Beginning in March 2020, when state and local governments began ordering business closures and imposing stay-at-home and social distancing rules to fight the spread of COVID-19, many U.S. workers began postponing doctor’s visits for non-emergency medical treatments. These elective deferrals resulted in fewer health plan expenditures and lowered the overall cost to employers. Now that over half of the U.S. population is at least partially vaccinated, health claims will rise for some employers — but by no means all employers.
Many employers that I have sampled for variation in month-to-month overall claim activity reveal light up or down changes for 2020; those groups may not experience significant upticks for 2021. Conversely, groups that had 30% or 40% drops in claims activity for 2020 are much more likely to see claims activity rise. It’s similar to watching a wave hit the beach. You can see the water recede before the wave comes ashore. The less the water recedes, the smaller the wave will be.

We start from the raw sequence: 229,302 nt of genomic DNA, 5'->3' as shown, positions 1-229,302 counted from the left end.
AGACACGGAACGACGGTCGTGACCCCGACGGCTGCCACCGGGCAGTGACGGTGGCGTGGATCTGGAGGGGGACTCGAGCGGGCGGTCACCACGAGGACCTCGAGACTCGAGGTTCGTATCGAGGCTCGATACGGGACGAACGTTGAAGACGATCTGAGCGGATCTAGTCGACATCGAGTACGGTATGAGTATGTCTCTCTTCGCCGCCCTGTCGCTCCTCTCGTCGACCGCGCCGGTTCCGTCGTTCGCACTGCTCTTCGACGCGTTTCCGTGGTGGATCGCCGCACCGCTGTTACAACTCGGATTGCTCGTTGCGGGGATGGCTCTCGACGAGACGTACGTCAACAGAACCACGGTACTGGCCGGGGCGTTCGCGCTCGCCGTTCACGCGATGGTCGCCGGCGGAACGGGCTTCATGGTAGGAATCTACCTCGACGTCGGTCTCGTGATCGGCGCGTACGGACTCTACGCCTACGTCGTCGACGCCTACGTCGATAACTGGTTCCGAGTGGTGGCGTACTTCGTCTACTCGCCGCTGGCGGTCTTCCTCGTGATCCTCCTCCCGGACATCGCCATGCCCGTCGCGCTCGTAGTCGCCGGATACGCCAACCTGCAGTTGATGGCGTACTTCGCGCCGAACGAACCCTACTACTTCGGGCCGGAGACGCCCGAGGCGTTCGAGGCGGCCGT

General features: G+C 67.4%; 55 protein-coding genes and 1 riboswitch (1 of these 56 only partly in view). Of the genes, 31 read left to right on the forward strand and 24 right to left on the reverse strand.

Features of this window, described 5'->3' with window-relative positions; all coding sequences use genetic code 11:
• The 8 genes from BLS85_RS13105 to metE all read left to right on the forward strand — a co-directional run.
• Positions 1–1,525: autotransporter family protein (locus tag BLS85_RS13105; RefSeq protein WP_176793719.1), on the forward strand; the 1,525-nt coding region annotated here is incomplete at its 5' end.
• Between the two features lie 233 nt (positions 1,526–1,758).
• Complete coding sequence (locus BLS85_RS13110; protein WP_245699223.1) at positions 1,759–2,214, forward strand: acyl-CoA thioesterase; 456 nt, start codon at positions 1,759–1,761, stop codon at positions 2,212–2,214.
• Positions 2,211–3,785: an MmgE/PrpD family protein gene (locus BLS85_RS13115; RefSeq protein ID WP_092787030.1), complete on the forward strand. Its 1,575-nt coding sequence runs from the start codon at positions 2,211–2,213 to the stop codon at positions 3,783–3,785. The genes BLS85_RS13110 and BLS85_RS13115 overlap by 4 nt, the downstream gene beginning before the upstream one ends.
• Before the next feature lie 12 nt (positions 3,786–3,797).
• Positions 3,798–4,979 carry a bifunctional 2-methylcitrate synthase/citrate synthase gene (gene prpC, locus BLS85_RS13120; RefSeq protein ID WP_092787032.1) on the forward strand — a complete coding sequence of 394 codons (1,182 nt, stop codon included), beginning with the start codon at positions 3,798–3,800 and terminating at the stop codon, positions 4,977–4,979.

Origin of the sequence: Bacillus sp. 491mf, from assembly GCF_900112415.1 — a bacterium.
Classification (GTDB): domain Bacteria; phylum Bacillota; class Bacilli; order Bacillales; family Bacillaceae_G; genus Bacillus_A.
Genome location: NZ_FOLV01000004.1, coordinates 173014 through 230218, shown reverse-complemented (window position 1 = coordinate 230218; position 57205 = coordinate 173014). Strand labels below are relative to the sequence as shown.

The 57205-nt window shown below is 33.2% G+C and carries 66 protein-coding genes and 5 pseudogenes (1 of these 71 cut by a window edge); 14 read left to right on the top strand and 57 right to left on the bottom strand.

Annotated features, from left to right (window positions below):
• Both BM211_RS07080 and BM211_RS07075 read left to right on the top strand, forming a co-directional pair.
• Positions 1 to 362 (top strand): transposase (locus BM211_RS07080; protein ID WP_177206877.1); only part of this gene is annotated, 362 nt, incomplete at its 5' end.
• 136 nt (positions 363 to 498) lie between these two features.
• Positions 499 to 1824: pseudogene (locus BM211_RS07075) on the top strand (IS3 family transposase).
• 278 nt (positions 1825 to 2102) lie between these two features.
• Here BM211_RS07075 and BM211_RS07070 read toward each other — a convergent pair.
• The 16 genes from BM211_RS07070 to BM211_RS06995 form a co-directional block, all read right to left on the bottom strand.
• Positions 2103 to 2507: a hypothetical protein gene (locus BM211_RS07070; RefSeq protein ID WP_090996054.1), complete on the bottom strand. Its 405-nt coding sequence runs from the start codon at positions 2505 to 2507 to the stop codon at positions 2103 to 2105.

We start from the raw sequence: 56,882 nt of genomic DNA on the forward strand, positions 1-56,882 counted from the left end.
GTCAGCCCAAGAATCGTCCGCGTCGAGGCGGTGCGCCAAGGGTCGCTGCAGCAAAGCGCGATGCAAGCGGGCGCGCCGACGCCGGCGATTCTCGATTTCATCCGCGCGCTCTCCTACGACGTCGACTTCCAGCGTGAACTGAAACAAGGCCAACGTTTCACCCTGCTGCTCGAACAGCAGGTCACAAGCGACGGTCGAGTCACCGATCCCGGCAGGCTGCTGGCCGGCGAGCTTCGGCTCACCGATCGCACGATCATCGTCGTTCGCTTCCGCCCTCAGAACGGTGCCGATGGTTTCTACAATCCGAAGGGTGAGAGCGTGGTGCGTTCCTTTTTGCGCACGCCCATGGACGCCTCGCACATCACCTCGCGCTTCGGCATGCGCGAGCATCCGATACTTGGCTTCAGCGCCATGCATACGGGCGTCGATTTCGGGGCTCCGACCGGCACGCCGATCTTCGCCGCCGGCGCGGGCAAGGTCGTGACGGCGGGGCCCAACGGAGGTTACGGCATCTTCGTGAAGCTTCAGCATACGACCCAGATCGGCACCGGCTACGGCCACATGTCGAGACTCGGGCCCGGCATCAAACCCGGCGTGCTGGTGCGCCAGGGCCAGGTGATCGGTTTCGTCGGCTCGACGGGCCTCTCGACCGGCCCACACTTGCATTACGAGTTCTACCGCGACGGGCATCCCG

While the type and amount of additional healthcare costs an employer could incur depends on its employee-pool demographics, firms should anticipate a rise in musculoskeletal treatment. People tend to avoid seeing doctors for problems with bones, muscles, tendons, ligaments, and soft tissues until the pain becomes unbearable. Employees who worked in an office until the pandemic hit may not have created optimal ergonomic environments at home. And millions of Americans who reduced their physical activity while spending so much time indoors are engaging in athletic and recreational activities for the first time in perhaps a year.